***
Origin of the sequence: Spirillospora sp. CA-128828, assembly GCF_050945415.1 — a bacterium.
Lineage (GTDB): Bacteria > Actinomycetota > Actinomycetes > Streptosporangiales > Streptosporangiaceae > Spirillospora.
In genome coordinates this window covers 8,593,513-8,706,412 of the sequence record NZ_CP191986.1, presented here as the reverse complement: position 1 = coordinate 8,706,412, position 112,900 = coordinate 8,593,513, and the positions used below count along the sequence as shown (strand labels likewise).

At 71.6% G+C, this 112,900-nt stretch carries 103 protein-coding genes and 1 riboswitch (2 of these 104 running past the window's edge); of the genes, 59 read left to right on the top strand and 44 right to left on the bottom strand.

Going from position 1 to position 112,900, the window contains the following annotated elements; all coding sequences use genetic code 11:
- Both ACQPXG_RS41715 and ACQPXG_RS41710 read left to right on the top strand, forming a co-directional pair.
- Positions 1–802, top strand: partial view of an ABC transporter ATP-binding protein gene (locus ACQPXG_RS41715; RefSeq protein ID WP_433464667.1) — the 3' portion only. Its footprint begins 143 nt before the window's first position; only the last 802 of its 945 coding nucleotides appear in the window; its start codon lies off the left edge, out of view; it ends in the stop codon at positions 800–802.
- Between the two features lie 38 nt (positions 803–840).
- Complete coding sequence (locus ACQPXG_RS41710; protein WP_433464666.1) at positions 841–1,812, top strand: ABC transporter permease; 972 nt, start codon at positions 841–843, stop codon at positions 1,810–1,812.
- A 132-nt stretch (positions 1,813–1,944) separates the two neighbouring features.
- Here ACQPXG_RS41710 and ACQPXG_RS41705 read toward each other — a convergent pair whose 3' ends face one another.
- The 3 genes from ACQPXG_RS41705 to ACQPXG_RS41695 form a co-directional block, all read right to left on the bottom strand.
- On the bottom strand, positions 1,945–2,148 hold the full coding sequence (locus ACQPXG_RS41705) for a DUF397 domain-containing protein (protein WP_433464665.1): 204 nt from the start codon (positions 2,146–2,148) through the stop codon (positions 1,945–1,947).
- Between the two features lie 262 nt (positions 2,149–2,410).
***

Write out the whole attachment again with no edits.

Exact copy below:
Origin of the sequence: Spirillospora sp. CA-128828, assembly GCF_050945415.1 — a bacterium.
Lineage (GTDB): Bacteria > Actinomycetota > Actinomycetes > Streptosporangiales > Streptosporangiaceae > Spirillospora.
In genome coordinates this window covers 8,593,513-8,706,412 of the sequence record NZ_CP191986.1, presented here as the reverse complement: position 1 = coordinate 8,706,412, position 112,900 = coordinate 8,593,513, and the positions used below count along the sequence as shown (strand labels likewise).

At 71.6% G+C, this 112,900-nt stretch carries 103 protein-coding genes and 1 riboswitch (2 of these 104 running past the window's edge); of the genes, 59 read left to right on the top strand and 44 right to left on the bottom strand.

Going from position 1 to position 112,900, the window contains the following annotated elements; all coding sequences use genetic code 11:
- Both ACQPXG_RS41715 and ACQPXG_RS41710 read left to right on the top strand, forming a co-directional pair.
- Positions 1–802, top strand: partial view of an ABC transporter ATP-binding protein gene (locus ACQPXG_RS41715; RefSeq protein ID WP_433464667.1) — the 3' portion only. Its footprint begins 143 nt before the window's first position; only the last 802 of its 945 coding nucleotides appear in the window; its start codon lies off the left edge, out of view; it ends in the stop codon at positions 800–802.
- Between the two features lie 38 nt (positions 803–840).
- Complete coding sequence (locus ACQPXG_RS41710; protein WP_433464666.1) at positions 841–1,812, top strand: ABC transporter permease; 972 nt, start codon at positions 841–843, stop codon at positions 1,810–1,812.
- A 132-nt stretch (positions 1,813–1,944) separates the two neighbouring features.
- Here ACQPXG_RS41710 and ACQPXG_RS41705 read toward each other — a convergent pair whose 3' ends face one another.
- The 3 genes from ACQPXG_RS41705 to ACQPXG_RS41695 form a co-directional block, all read right to left on the bottom strand.
- On the bottom strand, positions 1,945–2,148 hold the full coding sequence (locus ACQPXG_RS41705) for a DUF397 domain-containing protein (protein WP_433464665.1): 204 nt from the start codon (positions 2,146–2,148) through the stop codon (positions 1,945–1,947).
- Between the two features lie 262 nt (positions 2,149–2,410).